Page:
|2008 logo of the DC Ragnar Relay Turtleslugs.|
|Apparently I painted my coffee table “spicy mustard.”|
Who says the USPS is dying?
Even though the skirt arrived more than a month before the event at which I’m planning to wear it – the Virginia Tough Mudder on October 23 – the skirt couldn’t have arrived at a better time in my training cycle. I was in dire need of a pick-me-up.
Two Fridays ago, I set out for an 8-mile run. It was dark, dry, a little breezy, and 50˚F. The sky lightened but remained mostly overcast. These were my ideal conditions, and that’s how I ran the 8 miles: 10 minutes faster than the last time I’d gone out and done the distance, in a humid 80˚F. It definitely wasn’t my fastest 8 miles ever, but it wasn’t bad for this year. The shorter runs during this week also went reasonably well, so I expected to have a repeat of last Friday when I woke up yesterday morning.
Except after I ate a small breakfast, I felt like going right back to bed, even after putting on running shorts. I actually crawled back into bed for about 5 minutes before convincing myself that it was possible to start a run feeling like crap but wind up feeling better partway through. Not yesterday. I called it quits after 3 miles and contemplated either trying again for 8 later in the day, or at the very least, finishing off 8.
This is pretty distressing 2 weeks before a race and has messed with my head.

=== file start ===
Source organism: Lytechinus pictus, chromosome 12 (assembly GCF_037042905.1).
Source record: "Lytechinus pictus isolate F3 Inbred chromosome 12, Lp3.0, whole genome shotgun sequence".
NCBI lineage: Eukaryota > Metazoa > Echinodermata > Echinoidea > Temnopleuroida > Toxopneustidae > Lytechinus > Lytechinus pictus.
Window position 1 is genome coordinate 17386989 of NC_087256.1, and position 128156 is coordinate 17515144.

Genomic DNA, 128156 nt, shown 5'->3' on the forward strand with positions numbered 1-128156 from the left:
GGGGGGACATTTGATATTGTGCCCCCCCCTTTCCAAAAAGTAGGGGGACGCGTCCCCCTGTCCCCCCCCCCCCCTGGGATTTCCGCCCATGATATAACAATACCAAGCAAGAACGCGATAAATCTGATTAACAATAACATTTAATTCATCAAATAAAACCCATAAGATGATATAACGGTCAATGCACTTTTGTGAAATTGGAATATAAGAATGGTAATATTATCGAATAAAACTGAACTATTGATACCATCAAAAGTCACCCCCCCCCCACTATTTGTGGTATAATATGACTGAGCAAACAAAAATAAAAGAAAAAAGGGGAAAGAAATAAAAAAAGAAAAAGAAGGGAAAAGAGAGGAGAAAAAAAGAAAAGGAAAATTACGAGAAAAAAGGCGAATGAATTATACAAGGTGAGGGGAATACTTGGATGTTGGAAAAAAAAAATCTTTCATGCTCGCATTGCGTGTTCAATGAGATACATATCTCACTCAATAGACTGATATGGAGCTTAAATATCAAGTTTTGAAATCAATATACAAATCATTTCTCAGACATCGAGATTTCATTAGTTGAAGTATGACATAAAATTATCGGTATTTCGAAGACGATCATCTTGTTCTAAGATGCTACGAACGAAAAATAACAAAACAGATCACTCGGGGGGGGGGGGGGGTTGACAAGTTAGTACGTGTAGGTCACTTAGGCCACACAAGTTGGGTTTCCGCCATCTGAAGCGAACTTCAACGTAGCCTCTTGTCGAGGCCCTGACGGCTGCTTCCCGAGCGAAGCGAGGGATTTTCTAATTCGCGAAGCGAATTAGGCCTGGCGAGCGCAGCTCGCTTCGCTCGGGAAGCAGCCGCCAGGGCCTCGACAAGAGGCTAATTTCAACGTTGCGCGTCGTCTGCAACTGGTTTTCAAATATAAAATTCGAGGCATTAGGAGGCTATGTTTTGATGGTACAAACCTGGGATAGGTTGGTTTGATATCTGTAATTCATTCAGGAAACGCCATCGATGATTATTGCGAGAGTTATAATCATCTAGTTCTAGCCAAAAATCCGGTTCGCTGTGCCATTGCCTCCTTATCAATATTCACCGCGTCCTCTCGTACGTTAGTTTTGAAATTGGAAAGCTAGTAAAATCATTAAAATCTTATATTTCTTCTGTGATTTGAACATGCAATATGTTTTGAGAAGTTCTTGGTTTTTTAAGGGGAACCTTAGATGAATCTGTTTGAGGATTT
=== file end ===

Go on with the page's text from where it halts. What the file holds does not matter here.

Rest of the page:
After eating a proper breakfast and lunch for the next three hours, I texted my friend Jonathan to see whether he was going for a run later in the day. Maybe I’d join him for a few miles. It turns out he was planning on running 5. 3 + 5 = 8. Voila!
Now, a few notes about Jonathan: (1) he’s recovering from some health issues and (2) there was a point in his life when a sub-3-hour marathon was normal. My only chance of keeping pace with any former elite runner is, I think, if they’re actively suffering from a health issue and/or missing a leg and have no prosthetic. There, I wrote it. Jonathan with one lung and half a soleus muscle = Stephanie with two lungs and intact calves, maybe. Not that I would ever wish my friend to have one lung or half a calf muscle, of course.
Anyway, around 5pm yesterday, I found myself on hill #1 of Jonathan’s Northwest DC Tour de
Hell Hill. Don’t get me wrong. I like hills. Especially those covered in snow.
|Hoofing up a hill the day before Christmas 2009.|